Play for Today (1970–1984)
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Slice-of-life look at class divisions among employees at a brokerage house.


Mike Leigh


Mike Leigh (devised by)




Episode cast overview, first billed only:
Richard Kane Richard Kane ... Alan
Joolia Cappleman Joolia Cappleman ... April
Phil Davis ... Kevin (as Philip Davis)
Adam Norton Adam Norton ... Giles
Simon Chandler ... Nigel
Graham Seed ... Anthony
Catherine Hall Catherine Hall ... Samantha
Felicity Dean ... Caroline
Jeffry Wickham ... Francis (as Jeffrey Wickham)
Souad Faress ... Samya
David Neville David Neville ... Lord Crouchurst
Richenda Carey ... Lady Crouchurst
Lavinia Bertram ... Nanny
Francesca Martin Francesca Martin ... Selina
Geraldine James ... Miss Hunt


Slice-of-life look at class divisions among employees of a brokerage house. Alan, with his portrait of the Queen and love of the peerage; his wife April, who raises cats; youthful and pretentious friends Nigel, Giles, and Anthony, who gather for a wine-soaked dinner party with the chatty and risque Samantha and the mousy Caroline; the plummy Lord and Lady Crouchurst, in a spot of bother needing the help of Francis, a senior partner, to assist with the family's cash flow. Alan comes home from work to find Mr. Shakespeare doing a photo shoot of one of April's cats and a wealthy stranger, Miss Hunt, waiting to purchase one. His instincts for sycophantic palaver kick in. Written by <>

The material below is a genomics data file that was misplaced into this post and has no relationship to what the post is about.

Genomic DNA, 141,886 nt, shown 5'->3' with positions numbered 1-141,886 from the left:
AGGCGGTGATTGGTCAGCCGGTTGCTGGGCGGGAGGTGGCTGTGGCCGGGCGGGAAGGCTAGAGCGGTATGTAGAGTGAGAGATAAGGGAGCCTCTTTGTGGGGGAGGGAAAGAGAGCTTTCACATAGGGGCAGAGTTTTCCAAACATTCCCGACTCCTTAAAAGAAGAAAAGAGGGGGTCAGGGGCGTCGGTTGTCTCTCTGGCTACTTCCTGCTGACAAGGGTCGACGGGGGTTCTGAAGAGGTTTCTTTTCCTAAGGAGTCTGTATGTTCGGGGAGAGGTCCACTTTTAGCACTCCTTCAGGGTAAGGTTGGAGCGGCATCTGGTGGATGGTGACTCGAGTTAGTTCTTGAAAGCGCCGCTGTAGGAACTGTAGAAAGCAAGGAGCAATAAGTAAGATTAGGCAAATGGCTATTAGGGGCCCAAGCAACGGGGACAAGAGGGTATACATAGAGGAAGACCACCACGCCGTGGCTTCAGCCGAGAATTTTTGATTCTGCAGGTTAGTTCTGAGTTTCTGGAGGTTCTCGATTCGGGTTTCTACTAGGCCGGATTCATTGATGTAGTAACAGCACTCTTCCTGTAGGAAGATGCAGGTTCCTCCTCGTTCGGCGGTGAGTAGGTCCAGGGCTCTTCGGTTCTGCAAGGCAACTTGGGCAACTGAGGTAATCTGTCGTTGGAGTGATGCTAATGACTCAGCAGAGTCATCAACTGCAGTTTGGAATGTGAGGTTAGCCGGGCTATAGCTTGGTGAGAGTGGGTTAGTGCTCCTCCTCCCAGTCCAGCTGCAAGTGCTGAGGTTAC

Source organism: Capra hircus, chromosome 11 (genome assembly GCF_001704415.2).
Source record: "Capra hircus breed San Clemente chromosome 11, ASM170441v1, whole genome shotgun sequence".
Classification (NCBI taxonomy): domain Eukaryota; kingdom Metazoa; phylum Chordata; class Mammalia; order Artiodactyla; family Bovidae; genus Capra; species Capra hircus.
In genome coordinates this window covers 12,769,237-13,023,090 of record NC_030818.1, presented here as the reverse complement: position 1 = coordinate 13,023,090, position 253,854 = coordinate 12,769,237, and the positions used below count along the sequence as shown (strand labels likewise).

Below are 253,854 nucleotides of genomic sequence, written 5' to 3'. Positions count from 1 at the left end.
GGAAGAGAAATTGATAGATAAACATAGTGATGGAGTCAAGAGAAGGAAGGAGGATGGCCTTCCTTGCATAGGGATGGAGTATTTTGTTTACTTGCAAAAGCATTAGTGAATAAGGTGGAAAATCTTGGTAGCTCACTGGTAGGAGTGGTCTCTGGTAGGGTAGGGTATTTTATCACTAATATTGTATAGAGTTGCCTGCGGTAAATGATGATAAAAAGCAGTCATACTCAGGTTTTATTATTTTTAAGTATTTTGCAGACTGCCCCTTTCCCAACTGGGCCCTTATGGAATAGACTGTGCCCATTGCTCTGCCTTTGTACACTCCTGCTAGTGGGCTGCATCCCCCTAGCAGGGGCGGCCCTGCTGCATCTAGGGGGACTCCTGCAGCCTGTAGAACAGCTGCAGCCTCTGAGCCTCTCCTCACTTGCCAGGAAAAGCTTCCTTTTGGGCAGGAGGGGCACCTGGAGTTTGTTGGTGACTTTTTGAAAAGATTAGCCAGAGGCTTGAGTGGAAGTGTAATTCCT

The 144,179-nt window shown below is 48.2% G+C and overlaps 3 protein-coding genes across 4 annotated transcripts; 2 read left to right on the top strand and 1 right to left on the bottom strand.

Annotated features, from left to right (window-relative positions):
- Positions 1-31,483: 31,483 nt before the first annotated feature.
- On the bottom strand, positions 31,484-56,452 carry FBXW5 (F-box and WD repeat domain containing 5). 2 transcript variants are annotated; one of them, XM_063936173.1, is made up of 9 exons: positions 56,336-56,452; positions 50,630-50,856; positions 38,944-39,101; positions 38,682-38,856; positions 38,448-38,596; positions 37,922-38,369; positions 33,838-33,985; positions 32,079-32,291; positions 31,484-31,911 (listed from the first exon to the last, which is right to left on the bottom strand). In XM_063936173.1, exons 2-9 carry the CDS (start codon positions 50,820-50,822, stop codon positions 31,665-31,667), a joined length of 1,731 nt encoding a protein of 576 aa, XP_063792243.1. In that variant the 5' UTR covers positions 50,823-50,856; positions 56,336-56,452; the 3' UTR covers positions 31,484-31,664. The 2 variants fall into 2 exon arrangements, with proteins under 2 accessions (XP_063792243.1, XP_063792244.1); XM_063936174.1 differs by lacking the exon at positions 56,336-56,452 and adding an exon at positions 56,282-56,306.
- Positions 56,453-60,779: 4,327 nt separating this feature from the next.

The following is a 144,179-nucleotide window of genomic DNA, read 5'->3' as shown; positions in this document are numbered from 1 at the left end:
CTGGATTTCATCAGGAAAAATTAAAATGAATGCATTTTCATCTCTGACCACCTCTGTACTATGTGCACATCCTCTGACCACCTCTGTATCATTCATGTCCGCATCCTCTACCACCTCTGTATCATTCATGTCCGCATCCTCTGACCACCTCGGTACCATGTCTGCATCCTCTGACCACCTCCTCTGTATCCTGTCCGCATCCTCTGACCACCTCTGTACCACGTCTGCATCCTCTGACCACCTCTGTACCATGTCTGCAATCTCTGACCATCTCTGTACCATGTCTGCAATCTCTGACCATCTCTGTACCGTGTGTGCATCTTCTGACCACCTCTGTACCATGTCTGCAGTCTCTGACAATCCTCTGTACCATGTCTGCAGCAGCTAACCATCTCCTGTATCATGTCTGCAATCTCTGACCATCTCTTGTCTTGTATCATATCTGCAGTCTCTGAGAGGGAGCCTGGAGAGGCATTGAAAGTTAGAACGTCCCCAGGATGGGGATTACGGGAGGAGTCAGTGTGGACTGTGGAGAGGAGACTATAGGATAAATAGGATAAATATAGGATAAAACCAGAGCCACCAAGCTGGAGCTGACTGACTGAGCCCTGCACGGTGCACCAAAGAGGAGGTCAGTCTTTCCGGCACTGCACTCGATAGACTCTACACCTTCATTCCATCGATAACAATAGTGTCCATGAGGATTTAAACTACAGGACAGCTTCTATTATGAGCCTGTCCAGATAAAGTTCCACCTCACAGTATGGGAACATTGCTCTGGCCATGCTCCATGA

Plot Summary | Add Synopsis


Comedy | Drama







Release Date:

6 February 1979 (UK) See more »

Filming Locations:

England, UK See more »

Company Credits

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Technical Specs


Sound Mix:




Aspect Ratio:

1.33 : 1
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Did You Know?


Featured in Arena: Mike Leigh Making Plays (1982) See more »

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User Reviews

dissecting the status system
15 January 2011 | by mjneu59See all my reviews

One of Mike Leigh's more scathing comedies pokes fun at the peculiar English tradition of class envy, a habit not limited to the British Isles but certainly more common in a country where the social polarities are so pronounced. The butt of Leigh's humor is a hapless clerk obsessed with the genealogy and manners of British peerage, and his pursuit of all things aristocratic is compared with the objects of his envy in a savage observation of the young idle rich at play. As usual in a Mike Leigh satire, character takes precedent over plot, and the title credit 'devised and directed by' reflects his method of allowing the actors to create their own roles, often achieving remarkably lifelike portraits through careful exaggeration.

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